Geometric Wainscoting and Floral Wallpaper Amp Up a Previously Boring Bathroom
The House That Lars Built’s founder makes a case for maximalism.
Updated Oct 12, 2018 3:12 AM
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When Brittany Jepsen, the blogger behind The House That Lars Built, first met interior designer Meta Coleman while working on a photo shoot, they were dressed almost identically. The two quickly bonded over their shared style and love of color, and Jepsen knew immediately that it was Coleman who would help pour personality into the gutted home she purchased in Utah during the height of the pandemic. The pair tackled the primary bathroom first, injecting it with Jepsen’s maximalist style. And Coleman was never even given a formal brief: She had Jepsen complete a style questionnaire and knew the direction of the room almost at once. Here’s a look at a few of the bold design details.
Jepsen and Coleman allowed this 1940s Josef Frank wallpaper to dictate the rest of the palette. To keep the room from feeling too fussy, they paired the vintage floral with a sleek Art Deco light fixture and contrasting trim. “You have to find a balance between having fun with it but not making it look like a circus,” explains Coleman.
The mood board for the room started with a hunter green vanity and plain freestanding wardrobe (more on that DIY later) from Signature Hardware. These versatile building blocks meant Jepsen and Coleman could layer a number of patterns on top without fear of the elements becoming overwhelming.
Toss Tradition Aside
The geometric wainscoting, inspired by a door that Coleman saw in Paris, is Jepsen’s favorite part of the room’s design. “I had to trust the process,” says Jepsen. “It took some finessing for the walls to feel right.” She spent a lot of time laying out each column in paper before the installation to get the spacing and sizes exactly right. Painted in a custom blue that ties in with the wallpaper, the diamonds and circles make an otherwise formal element playful.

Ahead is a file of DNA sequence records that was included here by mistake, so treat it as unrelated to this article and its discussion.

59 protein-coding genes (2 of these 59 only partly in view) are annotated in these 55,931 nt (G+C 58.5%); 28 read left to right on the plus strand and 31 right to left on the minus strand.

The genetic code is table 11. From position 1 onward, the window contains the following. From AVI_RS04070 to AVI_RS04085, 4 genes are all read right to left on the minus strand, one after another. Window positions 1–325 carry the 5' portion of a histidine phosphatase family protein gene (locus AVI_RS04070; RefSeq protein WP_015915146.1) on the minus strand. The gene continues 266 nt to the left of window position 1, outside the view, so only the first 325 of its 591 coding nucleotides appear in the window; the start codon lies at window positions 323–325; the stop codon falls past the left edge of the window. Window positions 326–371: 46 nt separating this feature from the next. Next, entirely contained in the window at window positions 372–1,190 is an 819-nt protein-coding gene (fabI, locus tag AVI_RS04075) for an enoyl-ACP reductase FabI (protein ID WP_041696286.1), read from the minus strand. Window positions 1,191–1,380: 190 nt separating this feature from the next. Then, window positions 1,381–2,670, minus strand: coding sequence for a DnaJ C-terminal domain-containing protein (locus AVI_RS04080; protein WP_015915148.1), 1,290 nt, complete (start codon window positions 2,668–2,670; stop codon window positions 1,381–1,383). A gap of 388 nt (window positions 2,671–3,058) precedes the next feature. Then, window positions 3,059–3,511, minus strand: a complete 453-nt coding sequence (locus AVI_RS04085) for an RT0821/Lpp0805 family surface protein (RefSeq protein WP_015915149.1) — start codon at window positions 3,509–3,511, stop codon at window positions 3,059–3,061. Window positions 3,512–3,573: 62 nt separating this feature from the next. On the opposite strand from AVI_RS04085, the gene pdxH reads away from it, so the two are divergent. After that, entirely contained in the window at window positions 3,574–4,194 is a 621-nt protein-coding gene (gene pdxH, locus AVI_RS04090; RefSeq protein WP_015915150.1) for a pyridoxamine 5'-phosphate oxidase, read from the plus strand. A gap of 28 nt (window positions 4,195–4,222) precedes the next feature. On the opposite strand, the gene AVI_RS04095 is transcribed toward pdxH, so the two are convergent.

Customization Adds Character
While Coleman isn’t one for a DIY project, Jepsen was ready to jump right in. In order to add a bit of history to all the modern fittings, she painted the plain wood cabinet by hand, transforming it into a Scandinavian folk piece inspired by traditional Nordic wedding chests and her husband’s upbringing in Denmark. Jepsen explains, “I wanted to bring our history into the space and make it feel like us.”
Go-to local vintage shop or resource: Treasures Antique Market is a local antiques warehouse. It’s massive—you can find anything in there!
Object in my home that gets the most use: Lately it’s been our piano. It’s been so much fun to sit down and play like I used to when I was growing up, and to see my 3-year-old interested in it. It needs some TLC, but it’s been a nice and unexpected distraction.
Biggest splurge: It’s so sad when your biggest splurge is an unexpected cost like pruning trees or cleaning up the sewage flood in your basement the week you move in. Sigh! The fun splurge was our wood flooring from Stuga.